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Minister of Jobs, Economic Recovery and Innovation sits down with Langley business leaders

Ravi Kahlon looking for in-person feedback on provincial economic plan
Ravi Kahlon, minister of jobs, economic recovery and innovation, was in Langley Tuesday, March 15, for as round of meetings about the provincial Stronger BC Economic Plan. (Dan Ferguson/Langley Advance Times)

Ravi Kahlon, provincial minister of jobs, economic recovery and innovation, was in Langley on Tuesday, March 15 for a round of meetings about the provincial Stronger BC Economic Plan.

“What surprised me in Langley was how fast things are changing,” Kahlon told the Langley Advance Times on Tuesday, March 15, remarking on the amount of growth he saw.

Kahlon had just come from two meetings; an agritech round table and a separate get-together, along with local MLAs Andrew Mercier and Megan Dykeman, at Global Mining, a Langley manufacturer of wheels and rims for giant-sized trucks and other products, and was scheduled to meet later in the day with the Greater Langley Chamber of Commerce.

READ ALSO: Highway 1 expansion remains a ‘sticking point’ for Langley chamber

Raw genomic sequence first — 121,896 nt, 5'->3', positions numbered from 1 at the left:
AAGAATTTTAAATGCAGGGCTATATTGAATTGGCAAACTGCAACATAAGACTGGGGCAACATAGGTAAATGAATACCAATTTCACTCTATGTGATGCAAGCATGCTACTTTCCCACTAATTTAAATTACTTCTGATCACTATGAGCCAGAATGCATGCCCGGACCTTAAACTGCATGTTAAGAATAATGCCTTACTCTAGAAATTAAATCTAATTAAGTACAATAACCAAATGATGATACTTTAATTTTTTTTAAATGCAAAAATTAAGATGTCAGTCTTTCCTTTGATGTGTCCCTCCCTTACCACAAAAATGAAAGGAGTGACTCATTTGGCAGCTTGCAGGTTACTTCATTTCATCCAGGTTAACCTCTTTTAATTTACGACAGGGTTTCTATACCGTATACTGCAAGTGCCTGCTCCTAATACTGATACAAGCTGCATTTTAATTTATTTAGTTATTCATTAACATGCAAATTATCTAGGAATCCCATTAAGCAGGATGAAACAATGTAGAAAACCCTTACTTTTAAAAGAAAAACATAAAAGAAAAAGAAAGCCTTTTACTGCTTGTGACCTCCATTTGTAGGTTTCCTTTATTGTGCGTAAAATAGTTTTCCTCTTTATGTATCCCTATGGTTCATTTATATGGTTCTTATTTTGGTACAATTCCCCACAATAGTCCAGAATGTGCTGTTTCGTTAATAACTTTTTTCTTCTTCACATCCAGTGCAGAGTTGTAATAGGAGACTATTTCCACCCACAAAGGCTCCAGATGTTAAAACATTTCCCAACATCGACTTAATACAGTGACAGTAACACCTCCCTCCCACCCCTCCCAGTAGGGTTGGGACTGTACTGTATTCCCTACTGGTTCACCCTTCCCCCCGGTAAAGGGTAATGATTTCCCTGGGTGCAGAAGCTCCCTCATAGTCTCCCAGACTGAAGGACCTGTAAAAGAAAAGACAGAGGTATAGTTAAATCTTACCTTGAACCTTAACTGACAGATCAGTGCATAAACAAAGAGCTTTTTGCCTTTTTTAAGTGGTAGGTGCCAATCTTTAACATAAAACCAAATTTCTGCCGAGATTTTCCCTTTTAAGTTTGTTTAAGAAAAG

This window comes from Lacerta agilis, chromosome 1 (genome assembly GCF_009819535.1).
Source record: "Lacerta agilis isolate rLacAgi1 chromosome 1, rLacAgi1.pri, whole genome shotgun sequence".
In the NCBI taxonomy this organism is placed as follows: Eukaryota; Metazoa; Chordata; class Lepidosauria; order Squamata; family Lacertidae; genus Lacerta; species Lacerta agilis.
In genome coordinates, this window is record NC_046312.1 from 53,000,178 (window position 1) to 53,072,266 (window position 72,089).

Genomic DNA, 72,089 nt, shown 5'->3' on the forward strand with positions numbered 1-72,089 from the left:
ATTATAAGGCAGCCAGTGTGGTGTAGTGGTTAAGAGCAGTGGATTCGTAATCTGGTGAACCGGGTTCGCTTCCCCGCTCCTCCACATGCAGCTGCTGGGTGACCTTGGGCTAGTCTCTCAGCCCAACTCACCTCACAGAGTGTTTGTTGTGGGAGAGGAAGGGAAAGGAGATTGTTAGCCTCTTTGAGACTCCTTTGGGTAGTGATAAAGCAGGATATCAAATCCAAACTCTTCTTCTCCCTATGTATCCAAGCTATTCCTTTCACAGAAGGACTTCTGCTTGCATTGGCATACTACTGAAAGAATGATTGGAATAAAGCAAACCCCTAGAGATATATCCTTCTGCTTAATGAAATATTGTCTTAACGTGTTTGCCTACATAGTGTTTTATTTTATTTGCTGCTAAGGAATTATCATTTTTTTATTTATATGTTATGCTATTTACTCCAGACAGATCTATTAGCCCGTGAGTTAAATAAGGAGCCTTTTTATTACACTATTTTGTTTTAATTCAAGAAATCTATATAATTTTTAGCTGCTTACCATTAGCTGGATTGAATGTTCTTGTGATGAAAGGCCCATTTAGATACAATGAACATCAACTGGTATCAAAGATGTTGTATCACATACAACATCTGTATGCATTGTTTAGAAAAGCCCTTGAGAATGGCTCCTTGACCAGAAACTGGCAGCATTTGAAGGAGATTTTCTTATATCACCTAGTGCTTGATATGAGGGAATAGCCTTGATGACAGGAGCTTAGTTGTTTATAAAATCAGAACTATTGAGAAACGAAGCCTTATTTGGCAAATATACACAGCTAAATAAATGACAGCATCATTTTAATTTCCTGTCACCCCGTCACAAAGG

It was day two of a road trip that started Monday with meetings in Vancouver, Surrey and Cloverdale.

“This is an opportunity for me to get out and visit people,” Kahlon explained.

He is looking for feedback on the plan, which promises to create opportunities for workers by investing in training opportunities in skilled trades, health care and life sciences sectors.

READ ALSO: Skills development, spending promised in B.C.’s throne speech

Kahlon said he is hearing that employment is up, but so are job vacancies.

“We have more jobs than we have people,” Kahlon summarized, pointing to government projections that the province will need to fill 1 million new job openings over the next 10 years.

The government is forecasting a particular need for people in the “care economy” of health workers, as well as tech workers and construction, Kahlon noted.

Asked about Langley businesses in Gloucester Industrial Estates, who complain they have difficulty hiring due of a lack to inadequate public transit, Kahlon suggested the pending arrival of SkyTrain could help.

“You’re going to need to build capacity [for transit when SkyTrain arrives],” Kahlon predicted.

“A lot of those businesses will have more access to workers.”

Kahlon’s next meetings were set for Chilliwack and the interior, and after that, his itinerary will take him through most of the province.

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Dan Ferguson

About the Author: Dan Ferguson

Best recognized for my resemblance to St. Nick, I’m the guy you’ll often see out at community events and happenings around town.
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